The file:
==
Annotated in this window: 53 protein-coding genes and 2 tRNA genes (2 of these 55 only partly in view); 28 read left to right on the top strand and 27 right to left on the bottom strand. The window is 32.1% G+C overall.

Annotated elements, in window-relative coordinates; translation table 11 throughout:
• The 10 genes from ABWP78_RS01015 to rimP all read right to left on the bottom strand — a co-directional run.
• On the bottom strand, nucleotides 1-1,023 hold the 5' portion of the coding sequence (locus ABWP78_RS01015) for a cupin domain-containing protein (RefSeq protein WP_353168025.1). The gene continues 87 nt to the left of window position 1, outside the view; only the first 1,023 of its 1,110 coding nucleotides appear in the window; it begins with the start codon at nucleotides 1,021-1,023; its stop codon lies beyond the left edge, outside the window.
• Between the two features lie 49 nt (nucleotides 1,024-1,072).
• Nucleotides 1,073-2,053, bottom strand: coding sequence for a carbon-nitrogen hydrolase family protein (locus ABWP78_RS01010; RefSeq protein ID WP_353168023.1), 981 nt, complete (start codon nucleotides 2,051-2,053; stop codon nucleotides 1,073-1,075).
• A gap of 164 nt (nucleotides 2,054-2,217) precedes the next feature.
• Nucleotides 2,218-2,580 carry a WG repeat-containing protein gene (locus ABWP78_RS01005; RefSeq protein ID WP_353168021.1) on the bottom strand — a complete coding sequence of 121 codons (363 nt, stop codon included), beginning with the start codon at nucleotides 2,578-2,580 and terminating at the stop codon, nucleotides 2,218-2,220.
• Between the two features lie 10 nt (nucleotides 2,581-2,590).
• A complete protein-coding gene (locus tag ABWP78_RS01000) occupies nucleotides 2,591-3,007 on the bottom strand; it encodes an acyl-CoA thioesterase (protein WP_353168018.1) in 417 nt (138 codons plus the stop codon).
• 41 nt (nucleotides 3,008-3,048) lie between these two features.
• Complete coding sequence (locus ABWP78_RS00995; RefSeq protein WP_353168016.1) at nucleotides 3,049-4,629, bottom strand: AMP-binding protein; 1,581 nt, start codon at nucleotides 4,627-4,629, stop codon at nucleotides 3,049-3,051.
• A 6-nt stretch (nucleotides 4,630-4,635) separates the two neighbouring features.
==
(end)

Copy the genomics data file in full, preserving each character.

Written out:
Annotated in this window: 53 protein-coding genes and 2 tRNA genes (2 of these 55 only partly in view); 28 read left to right on the top strand and 27 right to left on the bottom strand. The window is 32.1% G+C overall.

Annotated elements, in window-relative coordinates; translation table 11 throughout:
• The 10 genes from ABWP78_RS01015 to rimP all read right to left on the bottom strand — a co-directional run.
• On the bottom strand, nucleotides 1-1,023 hold the 5' portion of the coding sequence (locus ABWP78_RS01015) for a cupin domain-containing protein (RefSeq protein WP_353168025.1). The gene continues 87 nt to the left of window position 1, outside the view; only the first 1,023 of its 1,110 coding nucleotides appear in the window; it begins with the start codon at nucleotides 1,021-1,023; its stop codon lies beyond the left edge, outside the window.
• Between the two features lie 49 nt (nucleotides 1,024-1,072).
• Nucleotides 1,073-2,053, bottom strand: coding sequence for a carbon-nitrogen hydrolase family protein (locus ABWP78_RS01010; RefSeq protein ID WP_353168023.1), 981 nt, complete (start codon nucleotides 2,051-2,053; stop codon nucleotides 1,073-1,075).
• A gap of 164 nt (nucleotides 2,054-2,217) precedes the next feature.
• Nucleotides 2,218-2,580 carry a WG repeat-containing protein gene (locus ABWP78_RS01005; RefSeq protein ID WP_353168021.1) on the bottom strand — a complete coding sequence of 121 codons (363 nt, stop codon included), beginning with the start codon at nucleotides 2,578-2,580 and terminating at the stop codon, nucleotides 2,218-2,220.
• Between the two features lie 10 nt (nucleotides 2,581-2,590).
• A complete protein-coding gene (locus tag ABWP78_RS01000) occupies nucleotides 2,591-3,007 on the bottom strand; it encodes an acyl-CoA thioesterase (protein WP_353168018.1) in 417 nt (138 codons plus the stop codon).
• 41 nt (nucleotides 3,008-3,048) lie between these two features.
• Complete coding sequence (locus ABWP78_RS00995; RefSeq protein WP_353168016.1) at nucleotides 3,049-4,629, bottom strand: AMP-binding protein; 1,581 nt, start codon at nucleotides 4,627-4,629, stop codon at nucleotides 3,049-3,051.
• A 6-nt stretch (nucleotides 4,630-4,635) separates the two neighbouring features.